“I can’t imagine a seller saying, ‘I don’t want Corcoran involved,'” she said. “You have to wonder how much sellers know, and would they approve if they really understood?”

Desiderio, whose agency is named as a defendant in the suit, said that while “a few agencies pocket the listings,” most cooperate with each other.

“All the local companies have always shared information quite well,” she said.

Meanwhile, some brokers also question the fact that large companies like Corcoran and Elliman are members of MLSLI but do not put their South Fork listings in the system, despite MLS rules that require members to post all their properties.

“The bulk of real estate brokers and realtors out there are not on MLS, they’re all on OREX,” said John Nickles, the principal member of Lewis & Nickles Real Estate and president of the Hamptons and North Fork Realtors Association, known as Hanfra.

He said Hanfra has tried to launch its own MLS, but “it’s not getting much traction.”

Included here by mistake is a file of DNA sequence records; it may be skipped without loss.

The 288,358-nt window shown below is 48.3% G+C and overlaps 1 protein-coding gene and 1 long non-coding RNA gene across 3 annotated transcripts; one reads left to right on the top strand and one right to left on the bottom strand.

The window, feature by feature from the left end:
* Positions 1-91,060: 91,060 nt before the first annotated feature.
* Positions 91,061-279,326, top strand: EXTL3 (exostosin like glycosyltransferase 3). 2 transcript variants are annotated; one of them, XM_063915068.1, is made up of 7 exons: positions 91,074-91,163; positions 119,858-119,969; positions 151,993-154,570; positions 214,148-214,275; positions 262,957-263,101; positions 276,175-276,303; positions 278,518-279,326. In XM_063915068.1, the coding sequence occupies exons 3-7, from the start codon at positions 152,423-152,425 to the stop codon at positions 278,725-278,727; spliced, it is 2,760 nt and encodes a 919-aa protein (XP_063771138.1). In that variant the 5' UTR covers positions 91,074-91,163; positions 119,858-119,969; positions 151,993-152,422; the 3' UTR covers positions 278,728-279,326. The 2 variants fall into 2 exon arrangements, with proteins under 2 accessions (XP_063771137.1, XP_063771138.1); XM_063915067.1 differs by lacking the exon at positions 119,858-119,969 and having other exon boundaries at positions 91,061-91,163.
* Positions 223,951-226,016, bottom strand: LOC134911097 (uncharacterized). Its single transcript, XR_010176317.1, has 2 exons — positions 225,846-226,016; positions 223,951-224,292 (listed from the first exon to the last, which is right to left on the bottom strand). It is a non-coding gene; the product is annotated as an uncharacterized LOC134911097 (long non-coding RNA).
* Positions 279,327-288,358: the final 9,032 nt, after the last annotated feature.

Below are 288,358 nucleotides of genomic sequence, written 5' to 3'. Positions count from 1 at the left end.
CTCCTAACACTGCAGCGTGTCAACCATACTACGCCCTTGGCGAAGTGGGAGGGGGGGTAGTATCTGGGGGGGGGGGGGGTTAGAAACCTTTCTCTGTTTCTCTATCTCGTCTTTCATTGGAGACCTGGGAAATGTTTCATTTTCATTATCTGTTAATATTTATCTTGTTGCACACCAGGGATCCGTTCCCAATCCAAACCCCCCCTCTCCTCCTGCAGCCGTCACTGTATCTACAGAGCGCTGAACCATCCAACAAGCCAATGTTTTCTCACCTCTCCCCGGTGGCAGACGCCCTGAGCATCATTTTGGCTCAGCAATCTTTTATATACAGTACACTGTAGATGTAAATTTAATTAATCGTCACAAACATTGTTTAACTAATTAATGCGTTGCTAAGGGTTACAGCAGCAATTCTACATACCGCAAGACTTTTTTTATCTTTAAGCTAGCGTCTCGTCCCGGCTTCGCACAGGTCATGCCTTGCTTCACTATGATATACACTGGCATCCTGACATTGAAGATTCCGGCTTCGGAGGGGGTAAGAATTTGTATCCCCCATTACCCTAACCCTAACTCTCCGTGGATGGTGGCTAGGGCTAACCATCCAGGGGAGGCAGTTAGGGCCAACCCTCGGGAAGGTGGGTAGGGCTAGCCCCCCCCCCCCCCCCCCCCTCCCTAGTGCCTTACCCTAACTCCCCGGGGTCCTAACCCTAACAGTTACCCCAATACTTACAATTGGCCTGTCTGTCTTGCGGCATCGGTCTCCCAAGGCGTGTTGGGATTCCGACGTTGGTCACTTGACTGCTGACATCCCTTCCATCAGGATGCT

“People who are involved in OREX don’t see the benefit of MLS,” he said. “They’re just used to doing business the way they’ve been doing business.”

Representatives for the Long Island Board of Realtors, which operates MLS Long Island, did not return phone calls for comment.

Easing resistance

The fact that the downturn hit Wall Street — the Hamptons’ lifeblood — so hard may, ironically, help change things for the better on the East End.

Desiderio said she’s noticed that agencies — even those that seemed reluctant to co-broke in the past — now seem to be sharing listings more often.

“That’s what a bad market will do,” she said. “They’re not so quick to try to sell it in-house.”

Daly said he too has seen a shift. “There’s even a growing drone for an MLS in this market among agents who have been through this very low-volume market,” he said.

Another change for the better, he said, may be the presence of StreetEasy. The site aims to increase transparency by using municipal data to disclose closed sales, price changes, days on market and other information.

StreetEasy won’t be a magic bullet, especially since information is so inaccessible in the Hamptons, but some firms have already started providing information directly to the site, Gross said.

“Hopefully we’ll enact some change,” he added. “They really need more alternatives out there.”